Description : Although the Islamic religion is well known, many people are less familiar with Sufism—the esoteric component of Islam. The Secret of Islam explores the mystical path of Sufism, which focuses on love and compassion. Sections proceed through the levels of Sufism: Journey of the Disciple, Actions, Spiritual Journey of the Seeker, and Flowering of the Perfect Human.
Description : Increasingly, the modern neo-liberal world marginalises any notion of religion or spirituality, leaving little or no room for the sacred in the public sphere. While this process advances, the conservative and harmful behaviours associated with some religions and their adherents exacerbate this marginalisation by driving out those who remain religious or spiritual. And all of this is seen through the lens of social science, which seems to agree that religion remains important, if not in spiritual sense, at least as a source of folklore and a means of identification: religions remain rooted in the societies from which they emerged, and the legal systems of many of those societies emerged from religious sources, even if those societies remain unwilling to admit that fact. In the modern materialistic world of conformity, religion is less a source of guidance than a label of identification. The world therefore faces two issues. First, the decreasing level of spirituality in the ‘West’ widens the gap between worshippers and those who have left their faith (eg agnostics and atheists, or those who look at religion as a matter of ‘picking and choosing’ from a range of options). And, second, the strong connections to religion which remain in many nations, but which are often misused in the secular public sphere (both in the West and internationally). In such divided worlds, both religious and secular forces tend to lock themselves into closed groupings of ‘pure truth’ and in so doing increase the level of disagreement, in turn producing radicalism. In short, the modern world is divided in two ways: between religious and non-religious (although some have argued that the non-religious secular is itself a form of civil religion), and between those subscribing to divergent understandings of the same religious tradition. While hyperbolic and histrionic, the term ‘culture wars’ nonetheless best captures what we see happening in the public sphere today. The question emerges, then: how best to accommodate the democratic principle which posits that the majority should feel that it lives in a society of its own with the human rights principle, holding that is necessary to ensure the full protection of the minority’s rights? How to balance these seemingly opposed principles? We are very familiar with the differences that appear between secular and sacred in the modern world; yet, what of the similarities amongst scriptures and laws which seek to encourage mutual understanding, cooperation and even cohabitation? Because religion itself is a source of law, a set of exhortations or commands as much as a set of rights, every major religion offers an approach to encountering ‘the Other’ in a positive, constructive, affirming way; and it is here that religions reveal much that they have in common. This book draws together the work of scholars engaged in exploring the possibilities for a ‘utopian’ world in the sense fostered by St Thomas More. The essays explore those dimensions of religious and civil law where ‘love’ – however that is defined by relevant texts – fosters and encourages acceptance of ‘the Other’ and will offer perspectives on the ways in which religious or civil/state law command one to act in the spirit of ‘love’.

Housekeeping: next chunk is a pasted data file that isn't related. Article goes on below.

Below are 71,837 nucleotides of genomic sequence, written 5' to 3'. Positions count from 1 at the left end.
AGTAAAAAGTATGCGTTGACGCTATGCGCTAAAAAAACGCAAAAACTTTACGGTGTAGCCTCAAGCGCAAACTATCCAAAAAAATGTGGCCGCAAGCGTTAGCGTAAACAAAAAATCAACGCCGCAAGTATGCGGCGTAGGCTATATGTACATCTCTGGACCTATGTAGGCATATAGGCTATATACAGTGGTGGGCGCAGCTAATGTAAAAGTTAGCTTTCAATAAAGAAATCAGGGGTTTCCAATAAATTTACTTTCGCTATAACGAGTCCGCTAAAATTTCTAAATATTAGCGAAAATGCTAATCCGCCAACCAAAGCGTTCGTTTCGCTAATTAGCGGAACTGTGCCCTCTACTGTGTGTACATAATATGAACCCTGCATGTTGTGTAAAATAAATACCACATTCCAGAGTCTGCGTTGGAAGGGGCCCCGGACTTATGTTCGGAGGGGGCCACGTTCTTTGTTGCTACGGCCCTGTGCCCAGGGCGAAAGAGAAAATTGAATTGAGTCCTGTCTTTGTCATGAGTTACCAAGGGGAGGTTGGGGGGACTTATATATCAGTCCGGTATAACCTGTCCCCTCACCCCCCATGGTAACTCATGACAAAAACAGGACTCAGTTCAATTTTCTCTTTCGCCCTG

Description : Studying the interplay of figurative language, law, and religious thought, Yochanan Muffs brings us a new understanding of both the Bible and ancient Near Eastern cultures. This first single-volume collection of the pivotal writings of this great religious humanist includes his studies of love and joy as metaphors, the laws of war in ancient Israel, the figurative nature of legal language, the role of the prophet and prophetic speech, and the expressions of belonging which united a culture.
Description : This book argues that despite the tensions existing in all societies between religious faith and legal order, they inevitably interact. In the course of his discussion Berman traces the history of Western law, exposes the fallacies of law theories that fail to take religion into account, examines key theological, prophetic, and educational themes, and looks at the role of religion in the Soviet and post-Soviet state.